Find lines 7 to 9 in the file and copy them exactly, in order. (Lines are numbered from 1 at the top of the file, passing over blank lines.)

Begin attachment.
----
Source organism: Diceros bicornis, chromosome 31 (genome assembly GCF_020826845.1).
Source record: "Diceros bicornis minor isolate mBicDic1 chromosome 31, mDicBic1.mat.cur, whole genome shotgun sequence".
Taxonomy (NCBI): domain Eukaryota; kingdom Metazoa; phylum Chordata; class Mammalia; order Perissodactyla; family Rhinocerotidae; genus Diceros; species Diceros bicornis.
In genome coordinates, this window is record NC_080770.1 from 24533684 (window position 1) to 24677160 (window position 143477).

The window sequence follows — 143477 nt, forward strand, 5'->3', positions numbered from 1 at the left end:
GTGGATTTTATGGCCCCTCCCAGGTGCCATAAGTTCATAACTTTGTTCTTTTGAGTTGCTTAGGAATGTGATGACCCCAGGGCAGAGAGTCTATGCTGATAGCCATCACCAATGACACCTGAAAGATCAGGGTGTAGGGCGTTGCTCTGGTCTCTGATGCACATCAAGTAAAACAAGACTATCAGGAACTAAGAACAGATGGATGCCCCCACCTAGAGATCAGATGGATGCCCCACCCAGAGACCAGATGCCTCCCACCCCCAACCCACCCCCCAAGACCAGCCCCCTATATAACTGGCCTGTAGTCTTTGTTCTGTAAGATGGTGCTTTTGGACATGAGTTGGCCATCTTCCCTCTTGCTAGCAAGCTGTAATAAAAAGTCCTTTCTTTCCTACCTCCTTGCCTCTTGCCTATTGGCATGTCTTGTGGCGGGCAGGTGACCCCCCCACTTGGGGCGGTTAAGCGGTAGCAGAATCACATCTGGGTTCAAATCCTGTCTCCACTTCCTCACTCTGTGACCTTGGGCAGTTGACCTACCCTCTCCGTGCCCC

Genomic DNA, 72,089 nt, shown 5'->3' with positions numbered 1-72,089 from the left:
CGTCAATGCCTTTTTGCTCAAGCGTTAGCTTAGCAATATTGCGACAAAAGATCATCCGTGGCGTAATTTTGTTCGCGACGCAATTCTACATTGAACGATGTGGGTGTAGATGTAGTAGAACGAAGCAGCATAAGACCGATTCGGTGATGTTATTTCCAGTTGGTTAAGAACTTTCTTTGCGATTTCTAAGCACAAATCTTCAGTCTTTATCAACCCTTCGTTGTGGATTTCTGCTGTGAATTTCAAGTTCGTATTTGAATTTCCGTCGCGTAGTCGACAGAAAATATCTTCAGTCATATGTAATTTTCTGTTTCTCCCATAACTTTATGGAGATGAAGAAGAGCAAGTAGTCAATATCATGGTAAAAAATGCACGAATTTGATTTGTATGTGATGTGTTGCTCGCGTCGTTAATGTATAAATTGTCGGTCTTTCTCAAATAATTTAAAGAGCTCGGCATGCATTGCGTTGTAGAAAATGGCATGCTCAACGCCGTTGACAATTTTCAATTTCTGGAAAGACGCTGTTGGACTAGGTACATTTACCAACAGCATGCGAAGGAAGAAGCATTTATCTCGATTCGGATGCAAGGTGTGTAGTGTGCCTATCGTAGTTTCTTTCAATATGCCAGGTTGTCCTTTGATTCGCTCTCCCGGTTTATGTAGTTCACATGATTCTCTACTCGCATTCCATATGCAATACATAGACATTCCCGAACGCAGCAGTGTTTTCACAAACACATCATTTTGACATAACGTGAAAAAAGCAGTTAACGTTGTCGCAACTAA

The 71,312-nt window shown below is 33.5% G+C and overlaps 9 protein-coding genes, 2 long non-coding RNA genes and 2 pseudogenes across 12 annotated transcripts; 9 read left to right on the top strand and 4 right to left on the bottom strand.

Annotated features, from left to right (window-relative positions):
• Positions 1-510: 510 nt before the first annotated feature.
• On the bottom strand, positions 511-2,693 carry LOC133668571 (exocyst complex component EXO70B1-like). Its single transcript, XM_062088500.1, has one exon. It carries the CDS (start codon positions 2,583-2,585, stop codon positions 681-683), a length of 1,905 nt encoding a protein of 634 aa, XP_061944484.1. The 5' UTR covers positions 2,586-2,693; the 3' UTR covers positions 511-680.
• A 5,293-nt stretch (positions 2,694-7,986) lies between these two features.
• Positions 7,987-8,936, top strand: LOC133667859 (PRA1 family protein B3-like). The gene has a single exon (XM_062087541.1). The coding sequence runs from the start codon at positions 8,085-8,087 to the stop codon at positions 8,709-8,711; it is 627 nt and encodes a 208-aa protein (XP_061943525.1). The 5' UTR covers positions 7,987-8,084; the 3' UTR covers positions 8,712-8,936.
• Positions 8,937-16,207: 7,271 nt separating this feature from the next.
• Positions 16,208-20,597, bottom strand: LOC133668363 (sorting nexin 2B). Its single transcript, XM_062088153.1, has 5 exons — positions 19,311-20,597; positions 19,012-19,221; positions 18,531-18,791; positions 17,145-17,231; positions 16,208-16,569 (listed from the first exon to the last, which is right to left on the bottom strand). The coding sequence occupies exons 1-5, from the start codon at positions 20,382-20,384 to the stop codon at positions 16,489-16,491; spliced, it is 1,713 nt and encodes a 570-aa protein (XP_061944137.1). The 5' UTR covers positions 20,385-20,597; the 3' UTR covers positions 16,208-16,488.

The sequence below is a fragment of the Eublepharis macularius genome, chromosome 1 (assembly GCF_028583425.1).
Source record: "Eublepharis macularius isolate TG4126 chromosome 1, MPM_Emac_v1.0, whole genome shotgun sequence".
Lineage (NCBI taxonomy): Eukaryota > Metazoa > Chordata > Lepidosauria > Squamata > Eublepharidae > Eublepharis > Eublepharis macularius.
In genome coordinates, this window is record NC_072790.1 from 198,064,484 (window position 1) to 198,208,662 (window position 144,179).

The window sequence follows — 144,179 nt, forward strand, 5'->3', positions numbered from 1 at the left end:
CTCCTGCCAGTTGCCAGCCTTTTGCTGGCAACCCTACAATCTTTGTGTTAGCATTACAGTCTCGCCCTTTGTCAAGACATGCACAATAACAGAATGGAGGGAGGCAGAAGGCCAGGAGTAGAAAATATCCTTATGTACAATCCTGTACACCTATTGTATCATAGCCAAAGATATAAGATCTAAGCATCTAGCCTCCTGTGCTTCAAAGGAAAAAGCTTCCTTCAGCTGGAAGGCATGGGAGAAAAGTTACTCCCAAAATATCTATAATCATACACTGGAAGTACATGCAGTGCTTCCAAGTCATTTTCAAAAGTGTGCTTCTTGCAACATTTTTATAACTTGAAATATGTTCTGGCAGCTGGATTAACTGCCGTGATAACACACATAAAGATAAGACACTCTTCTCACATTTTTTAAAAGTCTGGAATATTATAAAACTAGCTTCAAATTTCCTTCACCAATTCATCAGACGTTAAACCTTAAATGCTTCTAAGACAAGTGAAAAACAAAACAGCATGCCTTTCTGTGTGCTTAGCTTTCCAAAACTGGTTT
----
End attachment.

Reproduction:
Genomic DNA, 72,089 nt, shown 5'->3' with positions numbered 1-72,089 from the left:
CGTCAATGCCTTTTTGCTCAAGCGTTAGCTTAGCAATATTGCGACAAAAGATCATCCGTGGCGTAATTTTGTTCGCGACGCAATTCTACATTGAACGATGTGGGTGTAGATGTAGTAGAACGAAGCAGCATAAGACCGATTCGGTGATGTTATTTCCAGTTGGTTAAGAACTTTCTTTGCGATTTCTAAGCACAAATCTTCAGTCTTTATCAACCCTTCGTTGTGGATTTCTGCTGTGAATTTCAAGTTCGTATTTGAATTTCCGTCGCGTAGTCGACAGAAAATATCTTCAGTCATATGTAATTTTCTGTTTCTCCCATAACTTTATGGAGATGAAGAAGAGCAAGTAGTCAATATCATGGTAAAAAATGCACGAATTTGATTTGTATGTGATGTGTTGCTCGCGTCGTTAATGTATAAATTGTCGGTCTTTCTCAAATAATTTAAAGAGCTCGGCATGCATTGCGTTGTAGAAAATGGCATGCTCAACGCCGTTGACAATTTTCAATTTCTGGAAAGACGCTGTTGGACTAGGTACATTTACCAACAGCATGCGAAGGAAGAAGCATTTATCTCGATTCGGATGCAAGGTGTGTAGTGTGCCTATCGTAGTTTCTTTCAATATGCCAGGTTGTCCTTTGATTCGCTCTCCCGGTTTATGTAGTTCACATGATTCTCTACTCGCATTCCATATGCAATACATAGACATTCCCGAACGCAGCAGTGTTTTCACAAACACATCATTTTGACATAACGTGAAAAAAGCAGTTAACGTTGTCGCAACTAA

The 71,312-nt window shown below is 33.5% G+C and overlaps 9 protein-coding genes, 2 long non-coding RNA genes and 2 pseudogenes across 12 annotated transcripts; 9 read left to right on the top strand and 4 right to left on the bottom strand.